Cognitive Connection, July 2: On Memoir

Cognitive Connection. Thinking. Image courtesy of stock.xchng®Not all of these posts were published this week, but I did find them all in the last several days. Maybe it’s because my memoir workshop from Aspen Summer Words is still occupying the bulk of my brain that I noticed these posts. Or maybe they found me. Anyway, I’m sharing them with you.

  • Lisa Romeo Writes Author Interview Sue William Silverman on Memoir Writing This is Lisa’s interview with the author of Fearless Confessions: A Writer’s Guide to Memoir. I had to read parts of this book for a writing class; some of the exercises Sue recommends are interesting and can be helpful if you’re stuck.
  • Rants & Ramblings Resources for Writing Memoir Literary Agent Rachelle Gardner shares her recommendations for books on writing memoir as well as her favorite memoirs. (p.s. She recommends reading Piper Kerman’s Orange is the New Black. I strongly second that. Kerman’s story itself is interesting, but it’s her humility and ability to open herself to the women around her that makes this book so compelling. And so hard to not to read in one sitting.)
  • The Book Deal Ask the Editor: 6 steps to writing a memoir Editor Alan Rinzler offers excellent advice on writing. Once you read this memoir-specific post, I highly recommend you spend some time reading more of his “Ask the Editor” posts. (Thanks to one of my fellow Aspen Summer Words writers for telling me about this site.)
  • The Traveling Writer Memoir tip: lose the play-by-play Alexis Grant is writing a travel memoir based on her blog and she continues to share her process as she revises her memoir with the help of her agent. This is an interesting post about working with time in memoir.

Your turn. Have you read anything on memoir or writing that stood out to you this week? Please share in the comments below. Thanks!

Bookmark and Share

5 thoughts on “Cognitive Connection, July 2: On Memoir

  1. Alexis, thank you for stopping by–and for correcting the information I had. I changed it in the blog post and will keep rooting for you!

    Jennifer, thank you so much for your comment. You just crystallized much of what I took away from ASW. You seem to have good focus on writing and getting your story to the page. I think I’ve spent too much time on the “how to” and classes. Now, I am determined to get it written. Are you still workshopping your writing with anyone or a group? I do like that ongoing feedback, that opportunity to exchange work and meet deadlines, but I’m wanting to do it on a smaller, more intimate scale than a class, at least for the next several months. I’ll keep track of resources, to share and to use later, but for me, I better “damn well better.”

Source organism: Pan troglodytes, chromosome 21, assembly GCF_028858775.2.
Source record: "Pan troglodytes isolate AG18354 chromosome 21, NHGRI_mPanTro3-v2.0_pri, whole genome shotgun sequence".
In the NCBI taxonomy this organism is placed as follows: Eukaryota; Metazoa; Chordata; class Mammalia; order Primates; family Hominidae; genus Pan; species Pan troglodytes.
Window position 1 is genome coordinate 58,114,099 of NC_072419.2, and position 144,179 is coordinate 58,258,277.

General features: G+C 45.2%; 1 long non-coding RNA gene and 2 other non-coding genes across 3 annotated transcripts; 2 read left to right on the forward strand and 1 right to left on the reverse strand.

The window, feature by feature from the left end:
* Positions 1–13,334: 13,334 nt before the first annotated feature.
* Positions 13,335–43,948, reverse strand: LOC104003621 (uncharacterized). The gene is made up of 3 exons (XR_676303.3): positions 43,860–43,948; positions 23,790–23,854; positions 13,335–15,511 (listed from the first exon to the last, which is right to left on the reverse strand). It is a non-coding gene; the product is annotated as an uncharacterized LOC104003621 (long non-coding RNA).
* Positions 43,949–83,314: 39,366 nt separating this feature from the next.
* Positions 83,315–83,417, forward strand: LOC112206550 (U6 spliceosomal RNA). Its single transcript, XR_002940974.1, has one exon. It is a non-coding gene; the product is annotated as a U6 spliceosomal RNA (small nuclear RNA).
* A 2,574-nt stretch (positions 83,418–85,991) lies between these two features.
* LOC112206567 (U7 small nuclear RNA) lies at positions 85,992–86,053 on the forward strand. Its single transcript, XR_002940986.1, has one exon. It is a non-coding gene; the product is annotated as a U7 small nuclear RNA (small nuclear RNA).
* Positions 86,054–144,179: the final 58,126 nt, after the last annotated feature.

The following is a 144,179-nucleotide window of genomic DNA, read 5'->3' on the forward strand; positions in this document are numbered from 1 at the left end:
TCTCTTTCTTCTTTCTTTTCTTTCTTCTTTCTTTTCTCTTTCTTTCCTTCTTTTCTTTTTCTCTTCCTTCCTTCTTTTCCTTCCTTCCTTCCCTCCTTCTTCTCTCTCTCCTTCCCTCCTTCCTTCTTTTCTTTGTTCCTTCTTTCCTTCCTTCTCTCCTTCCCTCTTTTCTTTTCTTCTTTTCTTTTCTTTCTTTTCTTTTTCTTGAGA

2. Thanks for the shout-out! Just FYI, I haven’t sold my book yet. Haven’t even approached publishers. It’s still in manuscript form! But can’t wait to see it on shelves 🙂

  3. This was great. I went to the bookstore last night and thumbed through several of the memoir writing books suggested by Gardner. Many look very helpful, but I’m putting them aside until I’ve got a completed draft – otherwise I fear I’ll be frozen by “don’ts” and never get it done.

    One of my favorite bits of advice – or maybe it’s just encouragement – about writing memoir came from our workshop teacher, Bill Loizeaux. It was something he said during his memoir panel with Elizabeth McCracken. “There is no substitute for the thrust that comes from you. If there is something that you have to write, then you damn well better.”

    For now I want to trust that the “thrust” will express itself in a worthwhile story, which will then require dramatic revisions and references to “how to write” books before it is ready for broader circulation. What do you think?

Comments are closed.